Ask your folks...

Have you set aside enough money for this year's caravan trip?

Offer to help them to set up a separate account just for this purpose. Help them them set a goal for how much money should be in there to cover the upcoming trip.

Once they have reached that goal, they can freely spend the rest of their money on things without worrying you.

And always be upfront and clear about why you are "pestering" them about this. For example:

I am worried that you might not have enough when the time for the trip comes, so I am just helping you making sure that you will have the money that you need.

Also: second hand peer-to-peer shopping is thriving these days. You may want to introduce your folks to the concept of earning extra money by selling stuff they do not need. To mitigate risk of unscrupulous buyers that withhold payment, you can offer to do it for your folks and manage that bit.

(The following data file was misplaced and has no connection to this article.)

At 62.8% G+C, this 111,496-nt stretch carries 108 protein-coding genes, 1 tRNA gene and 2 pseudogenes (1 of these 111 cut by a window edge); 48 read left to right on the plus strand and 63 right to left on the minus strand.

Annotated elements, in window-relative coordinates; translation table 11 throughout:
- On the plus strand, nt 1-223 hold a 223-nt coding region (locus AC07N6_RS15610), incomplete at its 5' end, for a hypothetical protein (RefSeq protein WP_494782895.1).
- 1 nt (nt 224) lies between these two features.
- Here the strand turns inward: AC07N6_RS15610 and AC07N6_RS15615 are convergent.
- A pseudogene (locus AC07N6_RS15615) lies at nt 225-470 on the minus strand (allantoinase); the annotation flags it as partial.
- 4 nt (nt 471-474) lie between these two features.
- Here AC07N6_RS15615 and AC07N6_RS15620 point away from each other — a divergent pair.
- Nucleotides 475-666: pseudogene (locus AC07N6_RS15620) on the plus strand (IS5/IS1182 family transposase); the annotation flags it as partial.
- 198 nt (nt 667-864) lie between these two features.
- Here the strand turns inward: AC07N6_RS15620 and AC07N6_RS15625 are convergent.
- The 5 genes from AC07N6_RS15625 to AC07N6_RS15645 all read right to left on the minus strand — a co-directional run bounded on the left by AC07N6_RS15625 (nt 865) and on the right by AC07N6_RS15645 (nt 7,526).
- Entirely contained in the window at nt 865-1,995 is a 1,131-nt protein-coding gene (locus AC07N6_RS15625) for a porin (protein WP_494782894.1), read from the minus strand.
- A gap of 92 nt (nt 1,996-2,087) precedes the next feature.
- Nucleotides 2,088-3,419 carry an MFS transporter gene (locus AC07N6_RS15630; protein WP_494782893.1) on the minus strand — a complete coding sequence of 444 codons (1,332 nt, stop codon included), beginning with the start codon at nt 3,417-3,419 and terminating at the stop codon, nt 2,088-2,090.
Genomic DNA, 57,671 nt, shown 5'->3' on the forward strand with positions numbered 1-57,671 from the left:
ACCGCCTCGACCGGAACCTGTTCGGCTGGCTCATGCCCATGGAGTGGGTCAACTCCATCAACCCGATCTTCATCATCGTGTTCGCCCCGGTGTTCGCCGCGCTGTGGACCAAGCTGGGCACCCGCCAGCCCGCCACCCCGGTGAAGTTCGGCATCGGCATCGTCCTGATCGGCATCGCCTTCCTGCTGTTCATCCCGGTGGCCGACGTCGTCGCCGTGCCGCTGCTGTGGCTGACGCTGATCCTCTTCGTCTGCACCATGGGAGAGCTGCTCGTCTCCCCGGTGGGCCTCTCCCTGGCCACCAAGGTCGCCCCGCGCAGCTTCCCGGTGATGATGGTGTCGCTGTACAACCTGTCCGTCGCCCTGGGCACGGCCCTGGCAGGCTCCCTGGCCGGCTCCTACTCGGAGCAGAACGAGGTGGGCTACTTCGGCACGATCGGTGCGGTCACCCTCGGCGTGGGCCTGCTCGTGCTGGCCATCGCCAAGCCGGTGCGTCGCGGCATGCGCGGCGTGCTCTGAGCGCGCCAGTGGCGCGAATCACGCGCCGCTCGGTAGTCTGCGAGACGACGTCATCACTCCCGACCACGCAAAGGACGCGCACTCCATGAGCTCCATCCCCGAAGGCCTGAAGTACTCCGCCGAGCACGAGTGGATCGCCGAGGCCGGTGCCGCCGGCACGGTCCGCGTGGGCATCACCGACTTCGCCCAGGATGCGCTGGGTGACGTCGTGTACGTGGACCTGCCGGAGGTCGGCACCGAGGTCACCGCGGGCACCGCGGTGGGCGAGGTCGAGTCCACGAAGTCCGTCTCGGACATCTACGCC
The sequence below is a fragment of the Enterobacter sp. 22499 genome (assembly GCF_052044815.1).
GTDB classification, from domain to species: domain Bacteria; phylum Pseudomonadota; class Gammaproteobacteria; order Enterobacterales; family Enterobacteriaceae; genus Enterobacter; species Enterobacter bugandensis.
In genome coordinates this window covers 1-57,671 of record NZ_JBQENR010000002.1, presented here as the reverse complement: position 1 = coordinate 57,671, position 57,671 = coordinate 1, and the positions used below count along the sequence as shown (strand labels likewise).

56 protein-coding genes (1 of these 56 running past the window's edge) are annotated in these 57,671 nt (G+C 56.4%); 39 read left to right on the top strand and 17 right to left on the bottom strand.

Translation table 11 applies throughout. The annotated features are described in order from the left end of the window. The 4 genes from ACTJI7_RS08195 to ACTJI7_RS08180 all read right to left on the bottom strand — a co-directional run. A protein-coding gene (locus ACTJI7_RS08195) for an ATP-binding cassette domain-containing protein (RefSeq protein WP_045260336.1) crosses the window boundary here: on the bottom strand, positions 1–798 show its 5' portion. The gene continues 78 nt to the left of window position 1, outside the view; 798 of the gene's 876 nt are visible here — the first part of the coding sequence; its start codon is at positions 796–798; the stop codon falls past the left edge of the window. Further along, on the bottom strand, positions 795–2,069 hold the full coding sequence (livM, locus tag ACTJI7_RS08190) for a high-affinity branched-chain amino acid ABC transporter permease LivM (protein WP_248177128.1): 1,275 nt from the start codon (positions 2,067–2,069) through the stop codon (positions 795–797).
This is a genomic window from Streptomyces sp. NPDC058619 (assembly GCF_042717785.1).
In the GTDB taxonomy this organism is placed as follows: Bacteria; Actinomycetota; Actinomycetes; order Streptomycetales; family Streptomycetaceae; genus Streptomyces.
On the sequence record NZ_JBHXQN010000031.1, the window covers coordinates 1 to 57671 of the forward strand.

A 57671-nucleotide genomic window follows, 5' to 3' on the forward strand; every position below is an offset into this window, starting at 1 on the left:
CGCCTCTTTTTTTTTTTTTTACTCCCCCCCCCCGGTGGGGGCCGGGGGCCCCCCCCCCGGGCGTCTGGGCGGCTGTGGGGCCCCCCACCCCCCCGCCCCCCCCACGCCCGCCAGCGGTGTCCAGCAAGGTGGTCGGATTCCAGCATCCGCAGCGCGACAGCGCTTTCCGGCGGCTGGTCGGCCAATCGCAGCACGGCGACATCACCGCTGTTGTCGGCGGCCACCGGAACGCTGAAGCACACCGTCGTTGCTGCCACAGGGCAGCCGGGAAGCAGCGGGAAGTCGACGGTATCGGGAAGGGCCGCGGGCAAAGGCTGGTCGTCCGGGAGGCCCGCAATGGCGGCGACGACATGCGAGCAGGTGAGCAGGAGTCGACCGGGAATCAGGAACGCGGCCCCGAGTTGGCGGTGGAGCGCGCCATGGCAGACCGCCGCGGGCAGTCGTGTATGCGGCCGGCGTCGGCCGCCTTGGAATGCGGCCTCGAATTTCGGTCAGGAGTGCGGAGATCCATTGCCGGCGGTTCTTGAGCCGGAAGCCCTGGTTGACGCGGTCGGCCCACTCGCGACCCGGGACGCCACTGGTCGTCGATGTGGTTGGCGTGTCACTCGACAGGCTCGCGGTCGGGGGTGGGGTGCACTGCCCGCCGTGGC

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    I have cleared up the comments here. Please remember they are supposed to suggest improvements or ask for clarification, not for discussion. – Tinkeringbell Apr 20 at 13:08

Talk about yourself or someone else you know or have heard of who stopped or cut back on frequent small spends to save lots of money. I always see news stories and tips on social media about people who stopped buying coffee at a cafe every day and were able to save loads of money (I don't know anyone who buys coffee every day, but it must be fairly common for people to keep giving this tip!)

Then you can remind her about this - not teach her, because I'm sure she already knows it - and it will be less likely to offend her because you're not talking about her but merely about the concept, and if you are able to talk about yourself or someone you know it makes it seem more real and relevant too.

You can be sneaky too but it's more likely to backfire, you could do things like ask how much her recent purchase was, then act like you're changing the subject and ask if she's thought about staying another week on holiday, how much would it cost - but I think she will see through you and get upset!